19. 19. Chest radiograph --Usually normal --A rounding of the left ventricular apex suggests left ventricular hypertrophy. --Calcification of the aortic leaflets and aortic root is present in most adults with hemodynamically significant AS
  20. 20. Echocardiography --No single finding on physical examination or combination of findings has both a high sensitivity and high specificity for excluding severe AS --The aortic leaflets are often thickened and calcified, and have a reduced excursion with a small aortic orifice during systole {also in heart failure or other conditions that cause a reduction of blood flow across the aortic valve}. --Bicuspid aortic valve two leaflets (and two commissures) of the open valve. A bicuspid valve may appear trileaflet on diastolic images if a raphe is present --LV is concentrically or uniformly hypertrophied
  21. 21. --Doppler echocardiography permits measurement of jet velocity and calculation of the left ventricular-aortic gradient and the valve area, other lesions {AR, MR} --Q = AOT x VOT = AVA x VAV where AOT = area of the LV outflow tract, VOT = peak velocity in the outflow tract, AVA = area of the stenotic aortic valve, VAV = maximum velocity across the aortic valve. --Doppler echocardiography provides the most reliable noninvasive estimation of the pulmonary artery pressure increased in AS because of the chronic elevation in left ventricular diastolic filling pressure{>50 mmHg occurs in approximately 15%} --Aorta: in bicuspid AV, dilatation of the aortic root and/or ascending thoracic aorta in the majority of patients aneurysm formation and dissection --Every year for severe aortic stenosis, every one to two years for moderate aortic stenosis, and every three to five years for mild aortic stenosis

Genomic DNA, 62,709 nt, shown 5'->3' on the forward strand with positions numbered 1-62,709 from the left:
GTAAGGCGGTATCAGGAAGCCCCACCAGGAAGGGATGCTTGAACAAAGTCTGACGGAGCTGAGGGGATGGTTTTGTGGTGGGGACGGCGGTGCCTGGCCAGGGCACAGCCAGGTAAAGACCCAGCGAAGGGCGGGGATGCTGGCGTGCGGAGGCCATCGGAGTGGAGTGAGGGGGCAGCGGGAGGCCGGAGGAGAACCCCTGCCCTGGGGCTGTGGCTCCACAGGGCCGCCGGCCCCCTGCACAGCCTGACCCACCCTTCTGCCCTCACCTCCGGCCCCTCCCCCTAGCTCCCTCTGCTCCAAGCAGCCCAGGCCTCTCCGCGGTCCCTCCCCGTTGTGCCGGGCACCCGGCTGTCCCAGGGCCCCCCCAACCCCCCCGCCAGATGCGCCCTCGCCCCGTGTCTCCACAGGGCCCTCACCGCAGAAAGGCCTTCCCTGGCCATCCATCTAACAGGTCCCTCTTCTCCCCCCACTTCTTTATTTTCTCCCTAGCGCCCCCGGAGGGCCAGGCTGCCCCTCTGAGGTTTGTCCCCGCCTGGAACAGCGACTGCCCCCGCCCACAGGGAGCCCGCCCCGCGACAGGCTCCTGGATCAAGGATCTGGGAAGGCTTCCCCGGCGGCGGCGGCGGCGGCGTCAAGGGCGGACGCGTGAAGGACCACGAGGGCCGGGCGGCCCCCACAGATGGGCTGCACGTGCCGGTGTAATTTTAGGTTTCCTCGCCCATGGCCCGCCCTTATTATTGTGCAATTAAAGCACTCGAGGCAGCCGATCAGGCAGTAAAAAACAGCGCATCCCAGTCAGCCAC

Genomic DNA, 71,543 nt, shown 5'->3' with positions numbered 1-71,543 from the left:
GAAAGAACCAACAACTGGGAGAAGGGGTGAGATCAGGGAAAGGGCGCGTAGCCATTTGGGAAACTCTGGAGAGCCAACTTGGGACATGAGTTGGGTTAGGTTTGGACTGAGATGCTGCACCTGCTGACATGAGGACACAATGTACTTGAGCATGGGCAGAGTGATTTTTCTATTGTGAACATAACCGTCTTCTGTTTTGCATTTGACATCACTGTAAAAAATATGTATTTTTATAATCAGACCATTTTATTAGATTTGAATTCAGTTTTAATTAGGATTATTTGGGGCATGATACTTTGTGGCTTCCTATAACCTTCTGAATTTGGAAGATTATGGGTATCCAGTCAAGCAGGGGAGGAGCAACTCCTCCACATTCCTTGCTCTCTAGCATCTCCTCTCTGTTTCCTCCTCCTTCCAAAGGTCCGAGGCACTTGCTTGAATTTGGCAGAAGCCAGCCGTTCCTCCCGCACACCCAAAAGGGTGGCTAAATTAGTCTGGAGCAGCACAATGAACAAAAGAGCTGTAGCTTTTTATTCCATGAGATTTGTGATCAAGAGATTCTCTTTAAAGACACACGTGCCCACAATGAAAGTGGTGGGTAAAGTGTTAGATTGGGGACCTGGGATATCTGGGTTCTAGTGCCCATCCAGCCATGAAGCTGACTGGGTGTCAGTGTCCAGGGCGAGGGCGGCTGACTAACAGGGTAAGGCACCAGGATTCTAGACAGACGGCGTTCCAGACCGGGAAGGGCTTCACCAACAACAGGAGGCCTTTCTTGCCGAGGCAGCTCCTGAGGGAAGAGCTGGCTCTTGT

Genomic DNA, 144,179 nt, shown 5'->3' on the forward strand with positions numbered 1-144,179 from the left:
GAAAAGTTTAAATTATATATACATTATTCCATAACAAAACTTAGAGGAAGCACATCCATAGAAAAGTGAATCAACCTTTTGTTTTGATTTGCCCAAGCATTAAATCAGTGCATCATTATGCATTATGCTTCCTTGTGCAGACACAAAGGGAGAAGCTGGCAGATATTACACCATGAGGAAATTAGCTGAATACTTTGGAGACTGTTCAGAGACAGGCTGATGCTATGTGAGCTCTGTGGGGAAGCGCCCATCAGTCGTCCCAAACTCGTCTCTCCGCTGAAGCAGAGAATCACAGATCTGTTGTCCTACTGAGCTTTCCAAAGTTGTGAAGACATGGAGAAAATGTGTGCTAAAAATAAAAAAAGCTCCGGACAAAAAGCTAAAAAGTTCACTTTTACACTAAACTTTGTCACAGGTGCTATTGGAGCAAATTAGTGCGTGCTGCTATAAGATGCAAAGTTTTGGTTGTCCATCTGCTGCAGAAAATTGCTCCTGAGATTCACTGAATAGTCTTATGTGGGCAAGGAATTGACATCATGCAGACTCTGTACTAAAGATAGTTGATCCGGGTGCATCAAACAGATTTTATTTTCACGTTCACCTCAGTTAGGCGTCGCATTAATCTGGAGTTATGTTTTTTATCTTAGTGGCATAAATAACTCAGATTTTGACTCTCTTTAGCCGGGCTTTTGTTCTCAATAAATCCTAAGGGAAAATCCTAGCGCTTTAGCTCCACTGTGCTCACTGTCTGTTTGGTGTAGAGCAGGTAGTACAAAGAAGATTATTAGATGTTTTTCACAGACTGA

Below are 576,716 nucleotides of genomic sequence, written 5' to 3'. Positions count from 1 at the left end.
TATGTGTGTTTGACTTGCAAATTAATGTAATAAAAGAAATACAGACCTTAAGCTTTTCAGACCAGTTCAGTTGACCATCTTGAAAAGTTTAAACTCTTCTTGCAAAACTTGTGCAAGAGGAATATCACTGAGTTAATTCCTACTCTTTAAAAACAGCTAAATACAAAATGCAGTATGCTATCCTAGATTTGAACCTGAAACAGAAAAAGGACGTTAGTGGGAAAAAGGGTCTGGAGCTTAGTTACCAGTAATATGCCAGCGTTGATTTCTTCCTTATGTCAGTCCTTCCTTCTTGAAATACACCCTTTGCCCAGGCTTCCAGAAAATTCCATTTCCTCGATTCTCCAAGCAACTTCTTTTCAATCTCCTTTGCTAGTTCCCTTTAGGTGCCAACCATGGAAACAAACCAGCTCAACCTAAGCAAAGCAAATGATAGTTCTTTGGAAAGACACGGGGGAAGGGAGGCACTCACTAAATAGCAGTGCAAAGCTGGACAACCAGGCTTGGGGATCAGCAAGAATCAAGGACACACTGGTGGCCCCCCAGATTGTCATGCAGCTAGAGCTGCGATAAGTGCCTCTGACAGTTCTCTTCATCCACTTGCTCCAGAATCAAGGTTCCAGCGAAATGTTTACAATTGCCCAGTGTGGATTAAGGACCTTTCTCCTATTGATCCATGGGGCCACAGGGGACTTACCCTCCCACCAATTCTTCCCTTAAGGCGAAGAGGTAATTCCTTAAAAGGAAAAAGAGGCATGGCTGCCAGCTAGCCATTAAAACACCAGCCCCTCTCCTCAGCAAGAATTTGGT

22. 22. dimensionless index vLVOT/vAV . Severe AS is present if this ratio is less than 0.25
  23. 23. Moderate Aortic velocity=3.0-4.0 M/sec Mean PG=25-40 mmHg AVA=1.0-1.5 cm2
  24. 24. -By “normalizing” the CO, the gradient can then be reassessed. If the gradient rises to more than 40 mmHg then severe AS is present and the patient should undergo operation. -However, if there is normalization of the CO and the gradient is still 30 mmHg, then this is only mild AS and operation is not warranted. -In addition, dobutamine challenge allows one to assess for contractile reserve as evidence by an increase in stroke volume of 20% or more. The presence of contractile reserve in this patient population has been shown to have lower mortality when undergoing AVR. Although both those with and without contractile reserve benefited from valve replacement, overall mortality was lower in those with contractile reserve.
  25. 25. AHA 2014 Class IIa 1. Low-dose dobutamine stress testing using echocardiographic or invasive hemodynamic measurements is reasonable in patients with stage D2 AS with all of the following , (Level of Evidence: B): a. Calcified aortic valve with reduced systolic opening; b. LVEF less than 50%; c. Calculated valve area 1.0 cm2 or less; and d. Aortic velocity less than 4.0 m per second or mean pressure gradient less than 40 mm Hg. 2. Exercise testing is reasonable to assess physiological changes with exercise and to confirm the absence of symptoms in asymptomatic patients with a calcified aortic valve and an aortic velocity 4.0 m per second or greater or mean pressure gradient 40 mm Hg or higher (stage C) . (Level of Evidence: B)